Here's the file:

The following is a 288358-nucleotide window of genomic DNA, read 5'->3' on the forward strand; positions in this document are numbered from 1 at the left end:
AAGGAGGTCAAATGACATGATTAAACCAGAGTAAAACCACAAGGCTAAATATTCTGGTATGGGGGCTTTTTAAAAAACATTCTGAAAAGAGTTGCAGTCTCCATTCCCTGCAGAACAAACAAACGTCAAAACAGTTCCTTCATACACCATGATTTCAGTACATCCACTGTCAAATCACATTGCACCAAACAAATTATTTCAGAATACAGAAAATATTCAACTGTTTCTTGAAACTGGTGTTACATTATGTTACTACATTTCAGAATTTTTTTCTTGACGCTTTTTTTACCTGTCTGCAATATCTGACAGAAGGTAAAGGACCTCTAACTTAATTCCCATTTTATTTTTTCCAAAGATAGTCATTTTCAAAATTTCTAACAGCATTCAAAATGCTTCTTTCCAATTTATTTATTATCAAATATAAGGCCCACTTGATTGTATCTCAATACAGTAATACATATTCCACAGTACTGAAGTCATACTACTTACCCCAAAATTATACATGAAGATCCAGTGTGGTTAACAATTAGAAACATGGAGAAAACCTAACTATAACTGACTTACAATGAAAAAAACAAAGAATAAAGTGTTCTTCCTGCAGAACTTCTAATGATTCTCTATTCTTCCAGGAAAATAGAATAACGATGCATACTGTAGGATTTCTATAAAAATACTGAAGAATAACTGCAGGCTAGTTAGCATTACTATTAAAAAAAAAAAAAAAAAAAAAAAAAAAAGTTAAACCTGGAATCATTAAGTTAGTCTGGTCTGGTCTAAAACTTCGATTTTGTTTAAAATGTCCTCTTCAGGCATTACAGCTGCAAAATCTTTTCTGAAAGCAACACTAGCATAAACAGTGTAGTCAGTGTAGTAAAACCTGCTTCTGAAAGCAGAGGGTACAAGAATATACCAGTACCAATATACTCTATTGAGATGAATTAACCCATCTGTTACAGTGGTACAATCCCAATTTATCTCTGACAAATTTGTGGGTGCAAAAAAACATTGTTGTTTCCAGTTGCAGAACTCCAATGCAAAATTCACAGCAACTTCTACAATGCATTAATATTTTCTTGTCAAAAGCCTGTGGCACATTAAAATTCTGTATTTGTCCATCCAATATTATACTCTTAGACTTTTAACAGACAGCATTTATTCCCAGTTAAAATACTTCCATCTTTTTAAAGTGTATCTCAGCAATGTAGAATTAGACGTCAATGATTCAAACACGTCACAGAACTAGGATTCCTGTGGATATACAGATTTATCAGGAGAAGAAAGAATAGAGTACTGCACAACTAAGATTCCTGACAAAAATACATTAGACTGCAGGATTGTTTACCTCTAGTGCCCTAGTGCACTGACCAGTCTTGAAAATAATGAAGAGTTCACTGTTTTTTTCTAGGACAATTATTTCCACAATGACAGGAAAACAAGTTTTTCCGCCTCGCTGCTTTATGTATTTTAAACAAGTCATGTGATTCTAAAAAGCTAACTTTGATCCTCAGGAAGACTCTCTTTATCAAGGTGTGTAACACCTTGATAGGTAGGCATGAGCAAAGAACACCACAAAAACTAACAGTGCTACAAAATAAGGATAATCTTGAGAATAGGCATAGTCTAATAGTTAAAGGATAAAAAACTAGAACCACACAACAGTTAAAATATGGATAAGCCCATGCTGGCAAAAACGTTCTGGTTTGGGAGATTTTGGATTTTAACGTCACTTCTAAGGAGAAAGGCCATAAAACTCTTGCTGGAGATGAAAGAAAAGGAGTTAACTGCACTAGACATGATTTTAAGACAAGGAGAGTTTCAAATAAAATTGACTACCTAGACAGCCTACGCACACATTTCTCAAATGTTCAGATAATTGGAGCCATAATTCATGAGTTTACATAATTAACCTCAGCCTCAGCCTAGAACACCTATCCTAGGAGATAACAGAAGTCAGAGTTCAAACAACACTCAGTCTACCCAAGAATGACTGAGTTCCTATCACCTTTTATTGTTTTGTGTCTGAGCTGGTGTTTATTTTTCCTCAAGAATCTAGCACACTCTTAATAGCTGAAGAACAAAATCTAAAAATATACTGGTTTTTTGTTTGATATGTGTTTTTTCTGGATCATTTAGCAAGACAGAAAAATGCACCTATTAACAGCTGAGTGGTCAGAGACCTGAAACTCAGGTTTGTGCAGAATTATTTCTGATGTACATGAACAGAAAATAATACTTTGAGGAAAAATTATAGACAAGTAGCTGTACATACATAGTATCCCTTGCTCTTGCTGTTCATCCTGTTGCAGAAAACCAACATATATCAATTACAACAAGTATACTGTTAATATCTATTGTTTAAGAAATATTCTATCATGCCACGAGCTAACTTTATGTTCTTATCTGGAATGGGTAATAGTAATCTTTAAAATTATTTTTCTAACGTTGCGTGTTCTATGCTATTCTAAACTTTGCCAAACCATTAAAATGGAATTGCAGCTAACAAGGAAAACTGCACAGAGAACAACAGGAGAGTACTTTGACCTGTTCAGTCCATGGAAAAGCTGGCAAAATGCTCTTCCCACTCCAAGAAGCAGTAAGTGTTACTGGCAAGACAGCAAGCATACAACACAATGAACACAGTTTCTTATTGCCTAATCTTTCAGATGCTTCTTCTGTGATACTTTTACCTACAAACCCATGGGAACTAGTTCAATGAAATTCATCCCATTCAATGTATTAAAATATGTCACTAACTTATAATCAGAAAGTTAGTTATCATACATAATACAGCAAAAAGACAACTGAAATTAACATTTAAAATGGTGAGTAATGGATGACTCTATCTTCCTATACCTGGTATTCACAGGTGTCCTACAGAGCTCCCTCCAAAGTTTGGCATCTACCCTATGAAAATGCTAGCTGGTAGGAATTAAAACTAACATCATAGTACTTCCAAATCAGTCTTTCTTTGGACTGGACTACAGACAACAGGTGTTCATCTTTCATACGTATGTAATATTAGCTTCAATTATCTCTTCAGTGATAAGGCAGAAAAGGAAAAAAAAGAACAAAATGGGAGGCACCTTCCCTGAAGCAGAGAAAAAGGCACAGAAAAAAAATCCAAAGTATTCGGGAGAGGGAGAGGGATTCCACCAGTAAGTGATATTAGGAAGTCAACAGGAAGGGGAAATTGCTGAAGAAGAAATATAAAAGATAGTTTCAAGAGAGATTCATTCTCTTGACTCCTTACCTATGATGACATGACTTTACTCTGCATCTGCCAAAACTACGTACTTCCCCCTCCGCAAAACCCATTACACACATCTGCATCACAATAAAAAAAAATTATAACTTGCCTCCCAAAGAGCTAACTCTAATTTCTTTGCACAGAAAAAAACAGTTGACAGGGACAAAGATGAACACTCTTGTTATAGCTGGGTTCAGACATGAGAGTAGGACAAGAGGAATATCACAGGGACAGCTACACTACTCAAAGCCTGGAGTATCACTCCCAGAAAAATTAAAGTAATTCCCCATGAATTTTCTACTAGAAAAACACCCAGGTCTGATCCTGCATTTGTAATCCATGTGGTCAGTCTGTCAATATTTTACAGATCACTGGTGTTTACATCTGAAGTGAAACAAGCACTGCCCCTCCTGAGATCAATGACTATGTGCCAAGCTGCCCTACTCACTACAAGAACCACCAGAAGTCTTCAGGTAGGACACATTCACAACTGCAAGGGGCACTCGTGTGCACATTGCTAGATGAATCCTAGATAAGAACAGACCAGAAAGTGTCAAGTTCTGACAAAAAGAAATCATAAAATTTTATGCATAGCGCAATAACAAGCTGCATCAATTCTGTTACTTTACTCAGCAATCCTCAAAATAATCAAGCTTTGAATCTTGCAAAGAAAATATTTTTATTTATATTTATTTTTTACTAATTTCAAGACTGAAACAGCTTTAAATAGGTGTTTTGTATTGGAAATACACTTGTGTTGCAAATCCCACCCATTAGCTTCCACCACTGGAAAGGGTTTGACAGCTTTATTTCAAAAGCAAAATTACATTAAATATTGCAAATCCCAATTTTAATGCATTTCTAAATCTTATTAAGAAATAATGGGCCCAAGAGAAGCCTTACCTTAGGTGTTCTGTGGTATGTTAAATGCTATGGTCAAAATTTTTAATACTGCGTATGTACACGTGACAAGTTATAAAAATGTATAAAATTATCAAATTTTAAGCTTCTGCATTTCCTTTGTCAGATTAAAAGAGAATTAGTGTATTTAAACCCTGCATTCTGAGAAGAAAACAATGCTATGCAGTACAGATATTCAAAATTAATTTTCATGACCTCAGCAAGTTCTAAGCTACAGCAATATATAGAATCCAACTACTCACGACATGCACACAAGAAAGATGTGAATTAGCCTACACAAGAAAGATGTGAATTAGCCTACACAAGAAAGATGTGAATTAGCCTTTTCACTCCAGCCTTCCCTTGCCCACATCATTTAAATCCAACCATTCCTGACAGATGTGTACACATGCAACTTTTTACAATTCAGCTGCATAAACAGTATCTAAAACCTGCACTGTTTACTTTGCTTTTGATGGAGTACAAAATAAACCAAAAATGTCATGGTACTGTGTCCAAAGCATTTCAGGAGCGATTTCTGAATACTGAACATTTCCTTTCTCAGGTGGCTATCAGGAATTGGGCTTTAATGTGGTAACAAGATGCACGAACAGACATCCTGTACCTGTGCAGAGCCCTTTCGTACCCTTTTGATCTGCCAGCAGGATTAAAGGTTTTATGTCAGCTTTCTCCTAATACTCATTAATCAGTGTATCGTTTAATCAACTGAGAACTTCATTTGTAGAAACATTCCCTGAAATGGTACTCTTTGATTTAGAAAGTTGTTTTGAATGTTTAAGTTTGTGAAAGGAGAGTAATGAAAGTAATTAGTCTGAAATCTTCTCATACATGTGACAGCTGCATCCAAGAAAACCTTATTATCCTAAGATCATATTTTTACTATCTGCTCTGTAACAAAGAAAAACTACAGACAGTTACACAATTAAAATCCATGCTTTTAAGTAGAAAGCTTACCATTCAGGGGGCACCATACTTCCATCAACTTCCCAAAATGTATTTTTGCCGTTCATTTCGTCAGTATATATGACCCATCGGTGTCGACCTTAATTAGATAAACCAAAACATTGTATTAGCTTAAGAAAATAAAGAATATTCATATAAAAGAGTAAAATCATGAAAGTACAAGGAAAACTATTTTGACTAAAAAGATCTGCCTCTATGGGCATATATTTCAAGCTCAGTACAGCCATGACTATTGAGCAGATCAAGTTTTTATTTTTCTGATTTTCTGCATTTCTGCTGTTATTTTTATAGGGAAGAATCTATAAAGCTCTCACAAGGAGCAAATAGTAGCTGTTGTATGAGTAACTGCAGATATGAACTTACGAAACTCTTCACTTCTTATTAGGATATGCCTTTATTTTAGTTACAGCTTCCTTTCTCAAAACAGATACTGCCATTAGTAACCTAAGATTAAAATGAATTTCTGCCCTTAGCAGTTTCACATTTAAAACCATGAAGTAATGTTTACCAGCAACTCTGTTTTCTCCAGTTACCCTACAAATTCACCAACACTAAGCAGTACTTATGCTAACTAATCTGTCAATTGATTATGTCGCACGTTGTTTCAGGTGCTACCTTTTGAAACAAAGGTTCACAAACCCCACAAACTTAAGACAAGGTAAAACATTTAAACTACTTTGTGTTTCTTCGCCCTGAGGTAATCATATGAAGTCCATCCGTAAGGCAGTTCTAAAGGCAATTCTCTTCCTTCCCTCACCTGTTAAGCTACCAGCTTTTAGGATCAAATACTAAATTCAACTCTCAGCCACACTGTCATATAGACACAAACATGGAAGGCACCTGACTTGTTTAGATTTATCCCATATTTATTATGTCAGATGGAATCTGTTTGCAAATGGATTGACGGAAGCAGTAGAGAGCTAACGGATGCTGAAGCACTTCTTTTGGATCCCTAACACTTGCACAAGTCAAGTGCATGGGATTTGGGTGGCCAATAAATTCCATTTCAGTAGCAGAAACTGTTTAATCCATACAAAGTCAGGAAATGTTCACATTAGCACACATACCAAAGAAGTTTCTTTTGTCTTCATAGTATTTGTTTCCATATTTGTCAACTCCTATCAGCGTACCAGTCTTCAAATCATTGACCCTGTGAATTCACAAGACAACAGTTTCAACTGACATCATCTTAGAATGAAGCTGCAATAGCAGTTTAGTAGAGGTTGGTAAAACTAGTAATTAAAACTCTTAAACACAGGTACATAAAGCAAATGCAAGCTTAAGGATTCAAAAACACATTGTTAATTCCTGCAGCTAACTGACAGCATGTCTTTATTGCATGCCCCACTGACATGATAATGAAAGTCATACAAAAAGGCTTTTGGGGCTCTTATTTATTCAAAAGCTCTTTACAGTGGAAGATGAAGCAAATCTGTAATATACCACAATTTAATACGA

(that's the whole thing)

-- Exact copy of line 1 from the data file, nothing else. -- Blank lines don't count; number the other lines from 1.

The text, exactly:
The following is a 288358-nucleotide window of genomic DNA, read 5'->3' on the forward strand; positions in this document are numbered from 1 at the left end: